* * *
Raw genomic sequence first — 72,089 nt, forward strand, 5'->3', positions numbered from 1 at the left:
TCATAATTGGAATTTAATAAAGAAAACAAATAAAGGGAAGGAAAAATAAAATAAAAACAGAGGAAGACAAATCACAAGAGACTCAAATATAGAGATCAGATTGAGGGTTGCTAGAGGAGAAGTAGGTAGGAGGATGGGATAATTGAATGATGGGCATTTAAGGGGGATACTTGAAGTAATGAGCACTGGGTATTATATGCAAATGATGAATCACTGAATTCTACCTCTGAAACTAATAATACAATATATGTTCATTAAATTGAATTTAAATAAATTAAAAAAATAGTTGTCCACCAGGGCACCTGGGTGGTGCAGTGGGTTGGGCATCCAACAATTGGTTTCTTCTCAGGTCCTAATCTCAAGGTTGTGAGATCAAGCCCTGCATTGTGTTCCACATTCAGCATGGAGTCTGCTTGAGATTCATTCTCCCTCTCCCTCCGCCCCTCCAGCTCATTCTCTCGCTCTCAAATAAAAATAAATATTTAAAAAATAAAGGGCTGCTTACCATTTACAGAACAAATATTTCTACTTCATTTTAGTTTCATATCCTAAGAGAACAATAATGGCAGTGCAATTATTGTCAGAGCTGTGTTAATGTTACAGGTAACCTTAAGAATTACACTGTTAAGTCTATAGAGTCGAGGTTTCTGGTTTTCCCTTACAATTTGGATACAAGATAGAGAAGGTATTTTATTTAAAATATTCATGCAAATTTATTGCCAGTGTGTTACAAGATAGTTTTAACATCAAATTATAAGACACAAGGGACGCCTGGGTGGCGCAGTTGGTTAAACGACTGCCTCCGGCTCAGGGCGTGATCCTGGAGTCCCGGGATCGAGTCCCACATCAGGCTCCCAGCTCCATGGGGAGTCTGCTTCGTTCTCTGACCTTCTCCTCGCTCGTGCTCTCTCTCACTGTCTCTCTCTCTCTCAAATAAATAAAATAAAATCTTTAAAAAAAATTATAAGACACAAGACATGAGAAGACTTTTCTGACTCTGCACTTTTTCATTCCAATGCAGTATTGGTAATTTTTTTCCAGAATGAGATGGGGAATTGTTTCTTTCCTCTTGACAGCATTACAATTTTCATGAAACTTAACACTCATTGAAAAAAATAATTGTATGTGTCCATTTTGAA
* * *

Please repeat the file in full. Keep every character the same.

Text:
Raw genomic sequence first — 72,089 nt, forward strand, 5'->3', positions numbered from 1 at the left:
TCATAATTGGAATTTAATAAAGAAAACAAATAAAGGGAAGGAAAAATAAAATAAAAACAGAGGAAGACAAATCACAAGAGACTCAAATATAGAGATCAGATTGAGGGTTGCTAGAGGAGAAGTAGGTAGGAGGATGGGATAATTGAATGATGGGCATTTAAGGGGGATACTTGAAGTAATGAGCACTGGGTATTATATGCAAATGATGAATCACTGAATTCTACCTCTGAAACTAATAATACAATATATGTTCATTAAATTGAATTTAAATAAATTAAAAAAATAGTTGTCCACCAGGGCACCTGGGTGGTGCAGTGGGTTGGGCATCCAACAATTGGTTTCTTCTCAGGTCCTAATCTCAAGGTTGTGAGATCAAGCCCTGCATTGTGTTCCACATTCAGCATGGAGTCTGCTTGAGATTCATTCTCCCTCTCCCTCCGCCCCTCCAGCTCATTCTCTCGCTCTCAAATAAAAATAAATATTTAAAAAATAAAGGGCTGCTTACCATTTACAGAACAAATATTTCTACTTCATTTTAGTTTCATATCCTAAGAGAACAATAATGGCAGTGCAATTATTGTCAGAGCTGTGTTAATGTTACAGGTAACCTTAAGAATTACACTGTTAAGTCTATAGAGTCGAGGTTTCTGGTTTTCCCTTACAATTTGGATACAAGATAGAGAAGGTATTTTATTTAAAATATTCATGCAAATTTATTGCCAGTGTGTTACAAGATAGTTTTAACATCAAATTATAAGACACAAGGGACGCCTGGGTGGCGCAGTTGGTTAAACGACTGCCTCCGGCTCAGGGCGTGATCCTGGAGTCCCGGGATCGAGTCCCACATCAGGCTCCCAGCTCCATGGGGAGTCTGCTTCGTTCTCTGACCTTCTCCTCGCTCGTGCTCTCTCTCACTGTCTCTCTCTCTCTCAAATAAATAAAATAAAATCTTTAAAAAAAATTATAAGACACAAGACATGAGAAGACTTTTCTGACTCTGCACTTTTTCATTCCAATGCAGTATTGGTAATTTTTTTCCAGAATGAGATGGGGAATTGTTTCTTTCCTCTTGACAGCATTACAATTTTCATGAAACTTAACACTCATTGAAAAAAATAATTGTATGTGTCCATTTTGAA